07/08/11

UCLA and Kenny Burrell: A Merger In Jazz Education

Ed Hamilton on the creation of a jazz studies department at UCLA

A musical merger of higher education has been established at one of the last major universities to include jazz into their curriculum—UCLA. The Jazz Studies Dept. under Director Dr. Kenny Burrell, The Herb Alpert School of Music and the Thelonious Monk Institute guided by Herbie Hancock, have all joined forces in providing not only jazz, but all around musical learning for all students seeking the realms of higher educational degrees in music.

Jazz education was brought to UCLA when guitarist Kenny Burrell started teaching “Ellingtonia”, a class on Duke Ellington in 1978. “It was Thad Jones who turned my ear to the inner sound of Ellington; he was one of my heroes that really succeeded in the music business,” Burrell stated. “Number one, he is a jazz musician plus he is an African American, a citizen of the world, a role model, a great businessman. He is American many times over.” He presented the idea to Dr. Claudia Mitchell Kernan, Director of the Center on Afro-American Studies. With this brainchild, Burrell taught for 18 years until UCLA created the Jazz Studies Department in 1996, and appointed him Director. By this time he was a world-renowned performer and recording artist, who had recorded for the Blue Note and Verve labels with John Coltrane, Jimmy Smith and Stanley Turrentine.

The creation of a Jazz Studies Department was a realization of a goal he set for himself while studying music in the ‘50’s. “When I was in college at Wayne State, I was disturbed by the fact that jazz was not getting legitimate attention like other forms of music,” he recalled. “I made a pledge to myself that if I ever had the chance, I would try to do something to help solve that problem. The Jazz Studies Dept. would offer graduating musicians a diverse range of activities including careers and graduate studies in jazz performance, composition, arranging, research and teaching, as well as becoming a great musician.” Burrell went on to say that, “With Ellingtonia, I would not only be teaching the students about jazz, but giving them an example of a role model who they could learn lessons from even if they weren’t in music.”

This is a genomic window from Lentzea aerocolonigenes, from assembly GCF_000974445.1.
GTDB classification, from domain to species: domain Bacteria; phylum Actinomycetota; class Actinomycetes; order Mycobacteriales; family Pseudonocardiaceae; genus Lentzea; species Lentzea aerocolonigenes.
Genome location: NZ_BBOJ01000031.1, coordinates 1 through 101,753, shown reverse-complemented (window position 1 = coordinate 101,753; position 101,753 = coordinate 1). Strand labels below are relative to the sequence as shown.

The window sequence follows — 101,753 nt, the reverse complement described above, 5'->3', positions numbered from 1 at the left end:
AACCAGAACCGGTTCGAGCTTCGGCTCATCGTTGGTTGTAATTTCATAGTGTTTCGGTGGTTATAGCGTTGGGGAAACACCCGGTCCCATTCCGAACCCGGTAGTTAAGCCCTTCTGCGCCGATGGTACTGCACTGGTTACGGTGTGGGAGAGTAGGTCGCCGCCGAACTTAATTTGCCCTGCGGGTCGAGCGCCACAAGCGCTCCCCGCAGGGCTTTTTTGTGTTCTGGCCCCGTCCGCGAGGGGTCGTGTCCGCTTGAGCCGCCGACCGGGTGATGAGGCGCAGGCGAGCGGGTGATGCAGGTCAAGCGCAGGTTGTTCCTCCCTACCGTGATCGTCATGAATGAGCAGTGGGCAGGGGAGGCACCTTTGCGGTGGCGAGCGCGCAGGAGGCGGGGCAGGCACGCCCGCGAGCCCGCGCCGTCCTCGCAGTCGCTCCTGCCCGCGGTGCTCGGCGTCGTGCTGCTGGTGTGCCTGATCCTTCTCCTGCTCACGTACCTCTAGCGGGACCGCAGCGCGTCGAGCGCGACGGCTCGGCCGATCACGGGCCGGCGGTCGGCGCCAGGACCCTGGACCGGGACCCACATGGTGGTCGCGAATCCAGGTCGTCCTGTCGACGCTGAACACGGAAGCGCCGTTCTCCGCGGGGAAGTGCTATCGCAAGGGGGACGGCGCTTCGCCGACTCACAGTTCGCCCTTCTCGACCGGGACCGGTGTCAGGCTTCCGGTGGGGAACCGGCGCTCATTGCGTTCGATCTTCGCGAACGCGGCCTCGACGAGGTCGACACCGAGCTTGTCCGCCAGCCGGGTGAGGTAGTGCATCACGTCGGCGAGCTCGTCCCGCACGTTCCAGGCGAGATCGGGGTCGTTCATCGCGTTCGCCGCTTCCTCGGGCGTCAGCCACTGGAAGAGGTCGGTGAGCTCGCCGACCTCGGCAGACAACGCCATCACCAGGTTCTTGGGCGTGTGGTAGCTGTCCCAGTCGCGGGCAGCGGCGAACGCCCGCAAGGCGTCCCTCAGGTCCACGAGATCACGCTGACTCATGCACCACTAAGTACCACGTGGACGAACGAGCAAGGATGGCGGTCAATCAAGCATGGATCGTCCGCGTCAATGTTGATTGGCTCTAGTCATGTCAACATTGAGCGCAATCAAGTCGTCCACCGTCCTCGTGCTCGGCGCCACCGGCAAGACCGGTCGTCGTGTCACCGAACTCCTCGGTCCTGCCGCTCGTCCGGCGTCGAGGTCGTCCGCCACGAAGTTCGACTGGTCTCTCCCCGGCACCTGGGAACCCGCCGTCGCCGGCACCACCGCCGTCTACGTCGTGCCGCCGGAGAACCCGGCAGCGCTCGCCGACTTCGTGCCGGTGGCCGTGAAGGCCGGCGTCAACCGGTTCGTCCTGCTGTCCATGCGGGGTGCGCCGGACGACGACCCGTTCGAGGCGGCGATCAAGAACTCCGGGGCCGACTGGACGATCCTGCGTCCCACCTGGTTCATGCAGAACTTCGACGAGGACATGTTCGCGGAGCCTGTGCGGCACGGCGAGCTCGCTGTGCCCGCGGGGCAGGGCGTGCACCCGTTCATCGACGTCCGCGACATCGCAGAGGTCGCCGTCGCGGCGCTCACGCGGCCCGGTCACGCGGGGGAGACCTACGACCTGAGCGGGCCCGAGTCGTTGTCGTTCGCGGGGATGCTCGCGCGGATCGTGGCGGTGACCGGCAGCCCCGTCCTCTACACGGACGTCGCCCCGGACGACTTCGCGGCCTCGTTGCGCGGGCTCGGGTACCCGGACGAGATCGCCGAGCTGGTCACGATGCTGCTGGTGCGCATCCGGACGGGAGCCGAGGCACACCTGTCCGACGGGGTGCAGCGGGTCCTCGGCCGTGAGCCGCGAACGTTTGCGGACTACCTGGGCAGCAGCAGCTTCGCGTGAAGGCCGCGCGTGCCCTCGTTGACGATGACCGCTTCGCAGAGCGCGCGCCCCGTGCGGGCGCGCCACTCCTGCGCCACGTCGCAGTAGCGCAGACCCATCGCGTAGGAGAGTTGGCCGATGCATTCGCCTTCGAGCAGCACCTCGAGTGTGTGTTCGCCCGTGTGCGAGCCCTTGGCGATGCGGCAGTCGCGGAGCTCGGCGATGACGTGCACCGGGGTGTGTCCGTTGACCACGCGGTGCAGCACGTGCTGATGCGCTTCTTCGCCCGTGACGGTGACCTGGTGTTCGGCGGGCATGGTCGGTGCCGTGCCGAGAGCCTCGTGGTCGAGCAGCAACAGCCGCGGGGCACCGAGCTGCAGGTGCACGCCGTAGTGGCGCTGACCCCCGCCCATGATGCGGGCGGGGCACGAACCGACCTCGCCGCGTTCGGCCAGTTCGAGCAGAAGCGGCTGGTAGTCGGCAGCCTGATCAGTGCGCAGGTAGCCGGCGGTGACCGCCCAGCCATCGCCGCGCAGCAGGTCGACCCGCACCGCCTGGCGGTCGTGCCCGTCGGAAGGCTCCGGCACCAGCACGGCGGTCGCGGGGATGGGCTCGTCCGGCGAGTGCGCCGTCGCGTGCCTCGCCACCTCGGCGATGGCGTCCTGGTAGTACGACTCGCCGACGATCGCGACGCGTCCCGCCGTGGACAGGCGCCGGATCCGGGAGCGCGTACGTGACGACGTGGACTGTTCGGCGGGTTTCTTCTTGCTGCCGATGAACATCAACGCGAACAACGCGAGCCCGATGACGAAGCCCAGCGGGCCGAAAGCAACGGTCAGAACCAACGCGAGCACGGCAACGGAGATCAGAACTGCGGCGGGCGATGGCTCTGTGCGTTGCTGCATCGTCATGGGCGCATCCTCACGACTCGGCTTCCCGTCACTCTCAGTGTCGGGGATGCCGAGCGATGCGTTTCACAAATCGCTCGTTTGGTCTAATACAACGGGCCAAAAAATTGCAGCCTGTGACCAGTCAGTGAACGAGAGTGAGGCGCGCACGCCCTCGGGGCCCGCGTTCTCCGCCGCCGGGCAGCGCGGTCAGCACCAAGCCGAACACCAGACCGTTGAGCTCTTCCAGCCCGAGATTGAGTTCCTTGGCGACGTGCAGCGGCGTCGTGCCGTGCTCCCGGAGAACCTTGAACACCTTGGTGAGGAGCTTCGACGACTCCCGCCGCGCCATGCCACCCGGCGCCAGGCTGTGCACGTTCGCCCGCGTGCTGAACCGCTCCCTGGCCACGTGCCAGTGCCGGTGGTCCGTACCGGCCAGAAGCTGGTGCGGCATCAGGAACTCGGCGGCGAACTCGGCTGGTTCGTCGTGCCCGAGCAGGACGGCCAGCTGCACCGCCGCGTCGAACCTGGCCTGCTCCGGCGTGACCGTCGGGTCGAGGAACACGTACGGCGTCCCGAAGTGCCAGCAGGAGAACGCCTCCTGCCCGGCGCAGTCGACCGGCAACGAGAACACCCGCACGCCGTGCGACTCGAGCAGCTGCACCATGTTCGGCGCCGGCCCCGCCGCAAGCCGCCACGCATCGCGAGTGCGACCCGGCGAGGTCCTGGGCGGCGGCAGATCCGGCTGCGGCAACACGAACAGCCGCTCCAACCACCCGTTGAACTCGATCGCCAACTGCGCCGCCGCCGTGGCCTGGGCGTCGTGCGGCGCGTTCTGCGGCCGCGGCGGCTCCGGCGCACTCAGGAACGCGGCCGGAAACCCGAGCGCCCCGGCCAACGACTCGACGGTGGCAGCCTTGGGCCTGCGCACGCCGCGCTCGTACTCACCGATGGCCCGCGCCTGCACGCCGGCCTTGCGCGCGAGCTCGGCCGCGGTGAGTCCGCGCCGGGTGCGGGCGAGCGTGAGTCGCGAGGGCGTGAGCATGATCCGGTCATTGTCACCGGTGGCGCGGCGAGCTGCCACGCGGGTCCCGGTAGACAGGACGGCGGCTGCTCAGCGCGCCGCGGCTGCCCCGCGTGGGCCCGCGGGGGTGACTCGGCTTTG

Burrell’s staff included Gerald Wilson, Garnett Brown, the late Billy Higgins and Harold Land, Billy Childs, Ruth Price, Barbara Morrison, and Dr. Bobby Rodriguez.

Trumpeter Herb Alpert’s Foundation in 2007 contributed an enormous amount to the Ethno-musicology Dept. establishing the Herb Alpert School of Music underwriting all music endeavors at UCLA. Alpert became a music philanthropist when in 1988 he connected with the Harlem School of Music and came to its rescue in 2010 when it was about to close---he donated $500,000 to keep the doors open. “I didn’t want to make it [UCLA School of Music] a lopsided music school,” he explained. “It’s full serviced, classical, ethnic music and jazz—the works.”

Closely associated with the Monk Institute for years, he was able to bring it to UCLA providing graduate level studies. Herbie Hancock, Chairman of the Institute and long-time champion of Jazz Studies at UCLA, stated: “The Monk Institute ‘s program will provide students access to UCLA’s unusually wide and varied curriculum-from courses in music business and technology to film scoring and global musical traditions—it represents the future of jazz. Jazz has always functioned as a strong bridge between people of different cultures and different ethnicities.” In addition to Hancock, the Institute will include lecturers Wayne Shorter, T.S. Monk and James Newton.

Newton reiterates that UCLA’s jazz program benefits from its new association with an institute named for the father of modern jazz piano and adds, “There’s a responsibility that comes with the name Thelonious Monk. He’s one of the highest models I can think of for students as they move through the process of discovering themselves and learning about the nobility of the music.”

“I think jazz is the perfect art form, explains Alpert. “It’s speaking for people all over the world—look at what’s happening in the middle East, people looking for freedom and self-expression—that’s what jazz is all about.”

Burrell concurs, “Jazz is a serious, world-respected art form, one of the major gifts from the United States to the world, and it should have all the serious attention that other forms of music have and I’m certainly glad to be a part of all that jazz.”

It was Edward Duke Ellington who had the very first college jazz concert at UCLA in 1936, and it was Kenny Burrell who brought Jazz studies to UCLA with his creation of “Ellingtonia”, taking the university into the forefront of jazz education in this new millennium.

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